UK: New Crew Takes Helm of HMS Bangor
HMS Bangor, the Clyde-based mine hunter, underwent a change of crews recently when crew one from the First Mine Counter Measures Squadron (MCM1) took the helm of the sophisticated warship.
The Royal Navy’s mine hunters are in high demand for operations and exercises around the globe and this means that the navy operate a crew rotation system.
MCM1 has eight highly trained crews to man their seven Sandown class mine hunters and on May 3 crew eight handed over to their crew one colleagues after two years operating the ship.
Stepping off the bridge for the last time, outgoing Commanding Officer, Lieutenant Commander Matt Moore, said:
“The crew takes a lot of pride in HMS Bangor – for two years it has been their place of work and their home.
“A lot of hard work, time and effort has gone into the ship by crew eight and handing her over to another crew can bring a lump to your throat – I suppose it’s a bit like handing over your baby.
“But I know that crew one will take fantastic care of the ship and I know the incoming Commanding Officer, Lieutenant Commander Rich Hutchings, very well, as we both joined the Royal Navy together in 1996. In that respect I suppose it’s more like handing your baby over to your uncle. An older uncle, of course,” he joked.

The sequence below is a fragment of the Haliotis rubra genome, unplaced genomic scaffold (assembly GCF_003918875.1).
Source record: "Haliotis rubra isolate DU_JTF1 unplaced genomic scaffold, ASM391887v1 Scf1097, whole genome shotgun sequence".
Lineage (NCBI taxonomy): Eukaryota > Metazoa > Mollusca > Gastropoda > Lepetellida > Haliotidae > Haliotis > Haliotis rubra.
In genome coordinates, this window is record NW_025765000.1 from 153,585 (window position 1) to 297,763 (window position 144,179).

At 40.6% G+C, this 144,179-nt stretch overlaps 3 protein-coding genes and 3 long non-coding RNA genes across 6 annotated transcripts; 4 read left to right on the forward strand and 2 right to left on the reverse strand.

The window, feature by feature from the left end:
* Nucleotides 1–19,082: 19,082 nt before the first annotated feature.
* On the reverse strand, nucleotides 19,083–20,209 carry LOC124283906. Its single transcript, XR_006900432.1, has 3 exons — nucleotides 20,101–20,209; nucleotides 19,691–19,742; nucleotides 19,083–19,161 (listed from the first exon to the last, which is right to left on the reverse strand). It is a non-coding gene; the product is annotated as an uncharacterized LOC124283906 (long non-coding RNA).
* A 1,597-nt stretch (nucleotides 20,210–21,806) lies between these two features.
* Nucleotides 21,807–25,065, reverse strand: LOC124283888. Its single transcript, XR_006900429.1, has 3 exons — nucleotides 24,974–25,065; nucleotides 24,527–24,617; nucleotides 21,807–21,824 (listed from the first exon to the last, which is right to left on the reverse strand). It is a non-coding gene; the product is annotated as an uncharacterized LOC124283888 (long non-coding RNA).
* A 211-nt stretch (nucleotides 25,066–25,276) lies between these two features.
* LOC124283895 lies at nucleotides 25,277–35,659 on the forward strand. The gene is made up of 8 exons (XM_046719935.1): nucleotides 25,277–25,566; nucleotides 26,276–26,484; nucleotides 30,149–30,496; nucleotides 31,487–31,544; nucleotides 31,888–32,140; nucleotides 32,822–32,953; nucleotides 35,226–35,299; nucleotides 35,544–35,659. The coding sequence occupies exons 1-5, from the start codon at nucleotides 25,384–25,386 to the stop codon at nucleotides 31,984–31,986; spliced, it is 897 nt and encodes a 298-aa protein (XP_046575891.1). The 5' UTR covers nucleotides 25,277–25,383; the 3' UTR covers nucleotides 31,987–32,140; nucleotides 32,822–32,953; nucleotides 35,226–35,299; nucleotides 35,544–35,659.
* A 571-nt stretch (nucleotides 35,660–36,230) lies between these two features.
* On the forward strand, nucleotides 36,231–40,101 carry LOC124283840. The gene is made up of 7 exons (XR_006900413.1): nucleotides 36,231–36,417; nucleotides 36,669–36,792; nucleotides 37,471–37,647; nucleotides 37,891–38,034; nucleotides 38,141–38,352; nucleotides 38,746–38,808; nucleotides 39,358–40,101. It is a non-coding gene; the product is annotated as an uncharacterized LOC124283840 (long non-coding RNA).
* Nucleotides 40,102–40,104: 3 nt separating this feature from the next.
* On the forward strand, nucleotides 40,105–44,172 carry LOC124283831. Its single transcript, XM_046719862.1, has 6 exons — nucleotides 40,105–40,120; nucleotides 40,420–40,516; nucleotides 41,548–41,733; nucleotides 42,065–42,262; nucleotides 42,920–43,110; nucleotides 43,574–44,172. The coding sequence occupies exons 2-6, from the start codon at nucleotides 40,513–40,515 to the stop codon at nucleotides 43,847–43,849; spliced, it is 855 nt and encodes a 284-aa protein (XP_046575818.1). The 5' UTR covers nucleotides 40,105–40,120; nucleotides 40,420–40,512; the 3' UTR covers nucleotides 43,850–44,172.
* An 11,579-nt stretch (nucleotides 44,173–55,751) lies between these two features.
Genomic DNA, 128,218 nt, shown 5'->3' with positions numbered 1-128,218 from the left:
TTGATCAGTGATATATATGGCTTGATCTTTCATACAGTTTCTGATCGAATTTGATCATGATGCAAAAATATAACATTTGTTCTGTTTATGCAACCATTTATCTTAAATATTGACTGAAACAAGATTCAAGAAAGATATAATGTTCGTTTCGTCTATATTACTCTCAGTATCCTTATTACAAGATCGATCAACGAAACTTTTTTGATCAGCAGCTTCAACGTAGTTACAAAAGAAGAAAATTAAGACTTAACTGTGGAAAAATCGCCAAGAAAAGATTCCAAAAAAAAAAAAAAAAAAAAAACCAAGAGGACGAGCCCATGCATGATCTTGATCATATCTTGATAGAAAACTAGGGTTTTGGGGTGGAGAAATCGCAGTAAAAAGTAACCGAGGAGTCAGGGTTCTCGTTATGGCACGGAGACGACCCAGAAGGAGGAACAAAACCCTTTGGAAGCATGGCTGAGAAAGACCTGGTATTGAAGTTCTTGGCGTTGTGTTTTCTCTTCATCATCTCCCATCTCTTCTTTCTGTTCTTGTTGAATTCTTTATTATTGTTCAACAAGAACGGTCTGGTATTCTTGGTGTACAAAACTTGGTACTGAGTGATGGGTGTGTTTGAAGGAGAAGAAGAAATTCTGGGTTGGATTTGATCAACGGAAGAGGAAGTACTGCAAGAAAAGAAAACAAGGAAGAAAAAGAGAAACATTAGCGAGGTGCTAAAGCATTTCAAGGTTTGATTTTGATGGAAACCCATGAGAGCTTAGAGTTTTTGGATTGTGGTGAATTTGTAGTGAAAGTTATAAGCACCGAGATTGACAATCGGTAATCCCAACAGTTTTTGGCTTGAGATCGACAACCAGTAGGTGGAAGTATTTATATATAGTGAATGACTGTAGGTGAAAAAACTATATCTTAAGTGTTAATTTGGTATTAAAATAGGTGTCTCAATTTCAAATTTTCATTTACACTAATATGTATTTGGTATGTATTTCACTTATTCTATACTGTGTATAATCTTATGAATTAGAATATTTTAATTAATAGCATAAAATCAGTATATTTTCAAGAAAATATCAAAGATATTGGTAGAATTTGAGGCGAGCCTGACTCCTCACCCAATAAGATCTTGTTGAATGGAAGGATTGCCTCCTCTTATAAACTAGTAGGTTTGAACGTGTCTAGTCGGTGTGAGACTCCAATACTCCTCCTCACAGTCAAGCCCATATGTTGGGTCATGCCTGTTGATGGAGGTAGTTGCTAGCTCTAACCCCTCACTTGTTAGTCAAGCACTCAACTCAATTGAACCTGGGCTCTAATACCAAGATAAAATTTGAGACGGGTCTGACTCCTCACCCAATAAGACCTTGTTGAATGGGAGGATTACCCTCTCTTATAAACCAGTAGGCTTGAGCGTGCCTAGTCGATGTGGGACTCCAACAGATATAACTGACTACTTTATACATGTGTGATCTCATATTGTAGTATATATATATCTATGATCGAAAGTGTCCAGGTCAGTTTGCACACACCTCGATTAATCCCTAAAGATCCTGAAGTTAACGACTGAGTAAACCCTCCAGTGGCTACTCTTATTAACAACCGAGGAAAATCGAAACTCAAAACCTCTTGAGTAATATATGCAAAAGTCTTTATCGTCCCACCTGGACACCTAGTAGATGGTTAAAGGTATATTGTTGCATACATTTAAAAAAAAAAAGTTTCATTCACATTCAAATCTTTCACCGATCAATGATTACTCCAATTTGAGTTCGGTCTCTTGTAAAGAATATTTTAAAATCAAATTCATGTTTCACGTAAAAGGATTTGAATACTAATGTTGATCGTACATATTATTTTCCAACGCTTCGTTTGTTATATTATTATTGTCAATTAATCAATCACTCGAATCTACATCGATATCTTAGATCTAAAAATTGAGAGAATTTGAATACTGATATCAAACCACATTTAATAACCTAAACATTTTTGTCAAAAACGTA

In June last year, HMS Bangor was deployed off Libya as part of the NATO operation known as Unified Protector. The ship’s job was to protect Libyan citizens under the threat of attack and to keep the sea lanes clear to the country’s vital ports.
During the mission the vessel found a 2,400 pound (1,000kg) mine and a torpedo lying on the seabed off the Libyan port of Tobruk. Both were safely destroyed by HMS Bangor using the ship’s Sea Fox system – an underwater drone armed with explosive charges.
The vessel now sports two shadowy silhouettes on her hull to mark the achievement – one of a mine and the other of a torpedo.
“Crew one are keen to take over HMS Bangor and proud to continue her work,” said Lieutenant Commander Hutchings, the new Commanding Officer.
“This will be the third ship in 13 months for the crew. In April last year they were operating HMS Blyth during operational sea training and during Exercise Joint Warrior. Then after that we were with HMS Pembroke spending seven months in the Gulf.
“Most recently we have been what is known as ‘Conniston’ crew,” he continued.
“This is the part of the rotation that we spend at home and use to undertake professional courses and most importantly spend time with our families.
“The operational tempo of mine hunters is extremely high and it is important to give our crews time to re-balance and take some well-earned leave.”
HM Naval Base Clyde is home of the First Mine Counter Measures Squadron and base port to seven Sandown class mine hunters.
The staff and ships of MCM1 are deployed around the world – from patrolling the Gulf to exercising with our NATO allies to protect our shores from old ordnance, the legacy of previous wars.
Naval Today Staff , May 18, 2012; Image: Royal Navy